VICTOR DAVIS HANSON: How Could They Do That in Arizona! “Here it goes from a supporter of legal immigration: how are we to make sense of the current Arizona debate? One should show concern about some elements of the law, but only in the context of the desperation of the citizens of Arizona. And one should show some skepticism concerning mounting liberal anguish, so often expressed by those whose daily lives are completely unaffected by the revolutionary demographic, cultural, and legal transformations occurring in the American Southwest. . . . Mexico is now more violent than Iraq. The unrest is spilling across the borders. The old shrill argument that criminals, drug smugglers, and violence in general are spreading into the American southwest from Mexico is not longer quite so shrill.”
Related: State climate-change laws good, state immigration laws bad.
And, from Daniel Griswold at Cato: “A silver lining of the Arizona immigration law is that is has turned up the heat on Washington to re-examine federal policy. . . . In brief, the single most effective change would be to expand opportunities for legal immigration, including for low-skilled workers who make up the large majority of the illegal population.”
Yes, the real scandal isn’t how Arizona is treating illegals, it’s how the Federal government treats people who try to legally immigrate.
UPDATE: A reader says he’s suprised to see me support the Arizona bill. Well, I really don’t — that is, I don’t know if I’d have voted for it if I were in Arizona. I’m mostly reacting to the fact that — as demonstrated by Linda Greenhouse — the opposition displays that special combination of self-righteous outrage and bone-deep ignorance that really sets me off.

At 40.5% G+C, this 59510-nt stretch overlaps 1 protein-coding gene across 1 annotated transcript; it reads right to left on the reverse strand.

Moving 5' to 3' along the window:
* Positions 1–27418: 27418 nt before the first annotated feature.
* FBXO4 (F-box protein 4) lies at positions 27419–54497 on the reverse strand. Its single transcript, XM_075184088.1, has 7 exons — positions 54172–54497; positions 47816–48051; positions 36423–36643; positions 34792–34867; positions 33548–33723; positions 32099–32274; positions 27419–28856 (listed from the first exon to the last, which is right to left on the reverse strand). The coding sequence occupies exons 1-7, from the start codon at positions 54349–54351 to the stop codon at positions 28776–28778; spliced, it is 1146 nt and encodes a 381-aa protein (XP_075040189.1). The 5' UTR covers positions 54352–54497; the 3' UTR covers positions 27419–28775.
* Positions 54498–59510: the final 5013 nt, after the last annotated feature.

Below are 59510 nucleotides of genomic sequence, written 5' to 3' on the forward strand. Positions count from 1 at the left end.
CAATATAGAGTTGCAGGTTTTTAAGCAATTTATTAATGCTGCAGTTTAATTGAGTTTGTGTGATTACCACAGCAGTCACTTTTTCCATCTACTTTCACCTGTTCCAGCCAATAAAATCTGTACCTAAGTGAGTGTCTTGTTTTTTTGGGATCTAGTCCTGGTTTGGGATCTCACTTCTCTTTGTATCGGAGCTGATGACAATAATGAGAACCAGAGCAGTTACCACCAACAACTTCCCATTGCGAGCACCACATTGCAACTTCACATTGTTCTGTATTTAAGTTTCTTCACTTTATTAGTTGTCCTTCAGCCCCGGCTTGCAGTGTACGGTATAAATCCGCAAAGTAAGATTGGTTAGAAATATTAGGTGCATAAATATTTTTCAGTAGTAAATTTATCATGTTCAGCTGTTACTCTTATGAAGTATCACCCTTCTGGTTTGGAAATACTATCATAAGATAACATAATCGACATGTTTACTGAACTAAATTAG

Lack of border security is a real problem, and pretending otherwise is dumb or dishonest. The feds are doing a lousy job of it. Arizona is trying to prod them. All this over-the-top Nazi talk — particularly from people like Greenhouse, who don’t mind the federal government deciding if I get a kidney transplant — is disgraceful, as are the bogus charges of racism, etc., that are the standard response regardless of what the issue is. That does get my dander up. [LATER: Yeah, it’s a flaw. I respond to idiocy, especially preening, self-righteous idiocy. that way, which is why I don’t read Andrew Sullivan much any more, for fear that he’ll turn me in favor of torture and against gay marriage . . . .]